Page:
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Ex First Minister dismisses suggestion Drakeford should have an official residence

27 Jul 2021 2 minute read
Former First Minister Carwyn Jones. Picture: National Assembly.

A former First Minister has dismissed a suggestion that Mark Drakeford should have an official residence.

Carwyn Jones said it would be “overkill”, despite heightened security fears after anti-lockdown protestors gathered outside Drakeford’s family home at the weekend.

A crowd of around 150 gathered outside the politician’s private residence in a street near to the city centre with chants calling for him to be arrested.

Some reports suggest that those taking part included some wearing yellow star badges, similar to those Jewish people were forced to wear in Nazi Germany.

The demonstration began with around 500 people gathering outside City Hall on Saturday, with some then moving on to Mark Drakeford’s home.

Carwyn Jones told ITV Wales: “The First Minister of Northern Ireland doesn’t have an official residence. The First Minister of Scotland does but that’s largely an anomaly.

“I think that would be overkill, I wouldn’t have wanted an official residence in Cardiff and people would start asking questions about the cost and whether it was value for money.”

‘Safe enough place’ 

Mark Drakeford was asked in June if he thought he needed more security, but he said he believed that Wales is a “safe enough place”.

He told Sharp End: “There are days when you think it is a sensible thing to do because anybody can stop you and anybody can say anything they like to you, but you make a judgment don’t you?”, he said while being interviewed for political programme Sharp End.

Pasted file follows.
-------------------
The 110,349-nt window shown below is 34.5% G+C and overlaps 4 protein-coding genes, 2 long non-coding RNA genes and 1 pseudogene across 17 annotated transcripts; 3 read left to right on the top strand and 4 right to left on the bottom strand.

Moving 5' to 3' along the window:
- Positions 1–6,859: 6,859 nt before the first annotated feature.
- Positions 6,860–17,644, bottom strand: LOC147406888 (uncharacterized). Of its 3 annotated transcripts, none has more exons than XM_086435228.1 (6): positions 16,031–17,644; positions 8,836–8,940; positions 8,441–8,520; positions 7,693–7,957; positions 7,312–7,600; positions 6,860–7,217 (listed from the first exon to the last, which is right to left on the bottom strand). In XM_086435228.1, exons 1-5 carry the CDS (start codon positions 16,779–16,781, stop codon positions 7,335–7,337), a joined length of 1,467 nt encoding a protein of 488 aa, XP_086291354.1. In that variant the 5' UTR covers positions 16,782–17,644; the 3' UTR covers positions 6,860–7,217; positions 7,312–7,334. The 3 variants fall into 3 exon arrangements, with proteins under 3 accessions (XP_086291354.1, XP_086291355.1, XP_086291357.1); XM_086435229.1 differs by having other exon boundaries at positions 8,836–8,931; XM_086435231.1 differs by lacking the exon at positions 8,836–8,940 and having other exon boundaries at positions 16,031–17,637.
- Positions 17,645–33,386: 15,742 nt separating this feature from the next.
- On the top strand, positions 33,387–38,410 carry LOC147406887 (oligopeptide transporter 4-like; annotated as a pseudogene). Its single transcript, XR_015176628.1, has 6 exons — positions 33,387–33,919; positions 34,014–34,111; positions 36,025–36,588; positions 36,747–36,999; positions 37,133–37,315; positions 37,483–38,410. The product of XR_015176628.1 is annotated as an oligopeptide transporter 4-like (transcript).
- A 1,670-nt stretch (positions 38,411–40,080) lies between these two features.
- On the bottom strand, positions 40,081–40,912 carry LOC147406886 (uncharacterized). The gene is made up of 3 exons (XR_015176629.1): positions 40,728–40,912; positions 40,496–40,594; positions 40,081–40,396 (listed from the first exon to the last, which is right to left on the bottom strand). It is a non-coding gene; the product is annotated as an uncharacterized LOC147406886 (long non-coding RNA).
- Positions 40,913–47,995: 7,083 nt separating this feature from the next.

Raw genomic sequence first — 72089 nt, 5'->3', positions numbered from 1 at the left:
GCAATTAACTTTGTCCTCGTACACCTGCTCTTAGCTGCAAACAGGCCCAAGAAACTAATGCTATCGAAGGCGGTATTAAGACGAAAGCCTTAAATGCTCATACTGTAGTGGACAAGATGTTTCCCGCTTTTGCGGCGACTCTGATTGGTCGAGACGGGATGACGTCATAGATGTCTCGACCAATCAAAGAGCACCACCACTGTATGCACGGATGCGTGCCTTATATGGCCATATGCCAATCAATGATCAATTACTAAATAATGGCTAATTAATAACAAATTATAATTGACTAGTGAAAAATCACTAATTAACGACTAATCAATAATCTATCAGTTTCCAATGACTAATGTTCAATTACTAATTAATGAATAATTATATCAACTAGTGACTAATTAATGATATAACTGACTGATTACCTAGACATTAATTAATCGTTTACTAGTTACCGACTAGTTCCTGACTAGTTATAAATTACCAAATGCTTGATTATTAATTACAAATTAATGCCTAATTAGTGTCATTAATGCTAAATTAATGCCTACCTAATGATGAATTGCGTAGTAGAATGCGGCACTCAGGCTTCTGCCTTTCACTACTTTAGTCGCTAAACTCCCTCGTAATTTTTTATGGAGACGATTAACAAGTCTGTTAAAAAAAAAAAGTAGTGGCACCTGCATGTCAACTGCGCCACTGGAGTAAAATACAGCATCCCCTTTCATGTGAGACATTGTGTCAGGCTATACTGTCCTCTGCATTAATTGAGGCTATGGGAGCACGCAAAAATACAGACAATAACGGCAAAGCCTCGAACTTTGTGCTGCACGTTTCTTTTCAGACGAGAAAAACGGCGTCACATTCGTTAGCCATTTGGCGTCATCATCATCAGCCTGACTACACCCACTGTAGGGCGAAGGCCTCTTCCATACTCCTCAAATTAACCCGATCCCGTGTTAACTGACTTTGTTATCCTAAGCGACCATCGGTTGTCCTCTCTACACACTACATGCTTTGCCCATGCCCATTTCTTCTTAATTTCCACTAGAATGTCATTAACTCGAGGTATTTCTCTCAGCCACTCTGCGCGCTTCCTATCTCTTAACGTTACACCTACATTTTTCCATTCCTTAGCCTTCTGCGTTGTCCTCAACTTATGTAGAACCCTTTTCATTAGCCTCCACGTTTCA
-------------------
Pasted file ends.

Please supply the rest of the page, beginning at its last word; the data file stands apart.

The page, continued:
“I think we are still a safe enough place and the First Minister in Wales can go shopping, can walk to work and can do the ordinary things I try to do.”

The protest outside Drakeford’s home has been widely condemned.

Welsh Tory Senedd leader Andrew RT Davies said: “Disturbed to see crowds gathering outside Mark Drakeford’s home this afternoon.

“If you have political disagreements (and believe me @fmwales and I have many) then get involved in politics. Harassment is never acceptable. Thoughts are with the First Minister and his family.”

According to South Wales Police the protest passed peacefully, saying “no offences were identified and no arrests were made.”

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Shan Morgain
2 years ago

Dirty cowards attacking a man’s home. Bet they’d squeal if a gang went for theirs. Do a demo at a work place, not a home.

GW Atkinson
GW Atkinson
2 years ago

So its ok for Scotland and England but not for the leader of Wales?

2 years ago
Reply to  GW Atkinson

Nicola doesn’t actually live at the residence (at least most of the time)

2 years ago

Better to strengthen security at the existing home than to get a residence at cost to the taxpayer.

2 years ago

If I was in charge of security, I would be looking at who is behind these protests, I would start with fake political groups like Abolish and I would take a deep dive into Centre for Welsh Studies and all their dark money and their far right backers. Just a thought?

j humphrys
j humphrys
2 years ago

Remember Olof Palme? That was a wake up for Swedes, thinking that important people could be free in their private lives. So a residence makes sense.

Lyn Thomas
2 years ago

The obvious choice for a residence is Cardiff’s Mansion House, it already exists and is grossly underused. Cost would be minimal and may actually save on policing costs, compared to a private home. In addition it would be useful to have somewhere for official receptions etc.

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